A mutated COVID-19 strain that spread on Danish mink farms is 'most likely' extinct, authorities say, as Ireland starts its own mink cull

Mads Claus Rasmussen/Ritzau Scanpix/AFP/Getty ImagesA mink looks out from its cage at the farm of Henrik Nordgaard Hansen and Ann-Mona Kulsoe Larsen as they have to kill off their herd, which consists of 3000 mother mink and their cubs on their farm near Naestved, Denmark.
  • A variant of COVID-19 that spread on five mink farms in Denmark and infected 12 people is “most likely” extinct, Danish authorities said Thursday.
  • Two weeks ago, Denmark ordered the cull of its entire mink population after it was found the mutated variant may weaken the effects of a COVID-19 vaccine.
  • The cull has sparked a political crisis after the government admitted it lacked a legal basis. One minister has resigned.
  • No cases of the variant have been detected since September 15. But other mink farms in the country may remain infected with other strains of COVID-19, the country’s infectious diseases body said.
  • On Thursday, authorities in Ireland told all mink farms in the country to cull their minks, with the country’s chief medical officer ordering it “as a matter of urgency.”
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A mutated strain of COVID-19 that spread on mink farms across Denmark is “most likely” extinct, the country’s infectious diseases body the State Serum Institute (SSI) announced Thursday.

Earlier in November, Danish authorities ordered the cull of all minks in the country after COVID-19 outbreaks were linked to some of the 1,200 Danish mink farms. The country has an estimated 17 million minks.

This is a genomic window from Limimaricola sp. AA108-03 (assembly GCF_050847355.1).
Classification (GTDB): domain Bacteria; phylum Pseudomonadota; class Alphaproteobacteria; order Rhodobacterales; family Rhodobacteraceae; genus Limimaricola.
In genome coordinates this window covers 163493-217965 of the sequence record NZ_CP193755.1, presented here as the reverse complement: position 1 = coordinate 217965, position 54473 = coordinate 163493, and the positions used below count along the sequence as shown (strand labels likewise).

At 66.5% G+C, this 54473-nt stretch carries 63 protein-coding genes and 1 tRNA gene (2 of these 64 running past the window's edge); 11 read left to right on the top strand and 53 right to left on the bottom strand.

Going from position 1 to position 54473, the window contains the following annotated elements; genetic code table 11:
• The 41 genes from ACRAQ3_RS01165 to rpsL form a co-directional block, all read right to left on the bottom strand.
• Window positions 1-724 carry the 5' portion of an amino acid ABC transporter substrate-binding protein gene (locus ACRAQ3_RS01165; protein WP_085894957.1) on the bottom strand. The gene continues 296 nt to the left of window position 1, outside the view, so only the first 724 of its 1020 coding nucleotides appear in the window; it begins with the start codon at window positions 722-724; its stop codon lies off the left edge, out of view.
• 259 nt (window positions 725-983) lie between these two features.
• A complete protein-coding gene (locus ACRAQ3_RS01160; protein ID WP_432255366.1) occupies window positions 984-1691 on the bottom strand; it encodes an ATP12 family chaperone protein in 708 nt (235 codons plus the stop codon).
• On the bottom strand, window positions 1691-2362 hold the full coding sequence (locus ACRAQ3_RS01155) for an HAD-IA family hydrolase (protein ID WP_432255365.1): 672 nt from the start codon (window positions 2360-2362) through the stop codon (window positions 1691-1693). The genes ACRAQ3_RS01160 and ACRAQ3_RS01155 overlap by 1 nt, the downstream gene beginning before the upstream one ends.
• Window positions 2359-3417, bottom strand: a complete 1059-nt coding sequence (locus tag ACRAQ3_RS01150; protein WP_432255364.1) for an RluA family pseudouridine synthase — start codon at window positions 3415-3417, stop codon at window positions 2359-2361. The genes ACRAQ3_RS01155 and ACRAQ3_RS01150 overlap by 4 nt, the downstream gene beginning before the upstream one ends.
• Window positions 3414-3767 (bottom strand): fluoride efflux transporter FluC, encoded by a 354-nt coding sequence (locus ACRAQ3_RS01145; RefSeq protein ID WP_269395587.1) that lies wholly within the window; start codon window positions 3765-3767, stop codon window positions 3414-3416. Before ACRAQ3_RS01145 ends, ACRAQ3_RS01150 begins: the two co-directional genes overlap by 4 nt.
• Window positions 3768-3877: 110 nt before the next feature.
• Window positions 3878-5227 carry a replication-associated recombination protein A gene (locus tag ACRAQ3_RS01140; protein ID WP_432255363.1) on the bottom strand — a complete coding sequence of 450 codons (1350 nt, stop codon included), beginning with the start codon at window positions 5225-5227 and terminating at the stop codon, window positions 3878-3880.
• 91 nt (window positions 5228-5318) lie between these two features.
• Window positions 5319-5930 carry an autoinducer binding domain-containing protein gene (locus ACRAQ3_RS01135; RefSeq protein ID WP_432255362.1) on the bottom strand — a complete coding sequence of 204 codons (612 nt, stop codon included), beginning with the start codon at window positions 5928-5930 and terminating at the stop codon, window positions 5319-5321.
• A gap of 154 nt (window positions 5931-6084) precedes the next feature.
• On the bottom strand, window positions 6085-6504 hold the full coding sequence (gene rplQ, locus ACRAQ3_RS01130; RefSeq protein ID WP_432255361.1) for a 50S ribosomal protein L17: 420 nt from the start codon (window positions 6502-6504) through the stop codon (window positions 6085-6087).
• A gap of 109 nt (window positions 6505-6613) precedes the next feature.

The mutated strain could potentially weaken the effects of a future COVID-19 vaccine, authorities said at the time, and the country’s top epidemiologist said that in a “worst-case scenario, the pandemic will restart, this time in Denmark.”

But the strain in question, known as the “cluster 5 mink variant,” has been contained within five mink farms in the north of the country, the SSI said in a statement. It has only been identified in 12 people, and no cases of the variant have been detected since September 15.

“Therefore, we now assess that this variant is most likely no longer in circulation,” Tyra Grove Krause, the head of the institute’s infection epidemiology and prevention department, said Thursday.

However, some mink farms may still remain infected with COVID-19 beyond the cluster 5 mutation.

The number of mink farms infected with the virus increased in both the Central Jutland and Southern Denmark regions in early November, the SSI said, reaching 284 by November 18.

Since then, all minks on farms in these areas have been killed, the Danish Veterinary and Food Administration (FVST) said, but it noted that there are still 25 farms suspected to have unconfirmed cases of COVID-19.

“There is also a continuing increase in the number of COVID-19-infected people associated with mink production in the two regions,” the SSI said.

Nationally, the proportion of COVID-19 cases in humans that came from mink is falling, the institute said. In late October, this proportion fell from 6% to 5%, it said.

The remaining 900 mink farms that didn’t have COVID-19 cases among their populations had until midnight Thursday to cull their animals, The Guardian reported.

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On Wednesday, Denmark’s Food and Agriculture Minister resigned after the government admitted it had no legal basis for ordering the mink cull. Opposition parties are calling for Prime Minister Mette Frederiksen to follow suit.

As Denmark’s mink crisis, sometimes referred to as “minkgate,” rages on, a new mink cull in the Republic of Ireland has begun.

On Thursday, authorities told all mink farms in the country to cull their minks, with the country’s chief medical officer ordering it “as a matter of urgency.”

However, the authorities noted that no COVID-19 cases have been found in Irish mink farms so far, which are home to around 100,000 of the animals.

That same day, Sweden’s health agency said some people who work on mink farms had tested positive for the coronavirus. Authorities are investigating whether they were infected by the animals.

Dr. Hans Kluge, the World Health Organisation’s regional director for Europe, described mink farms on Thursday as “a reservoir where the coronavirus is thriving.”

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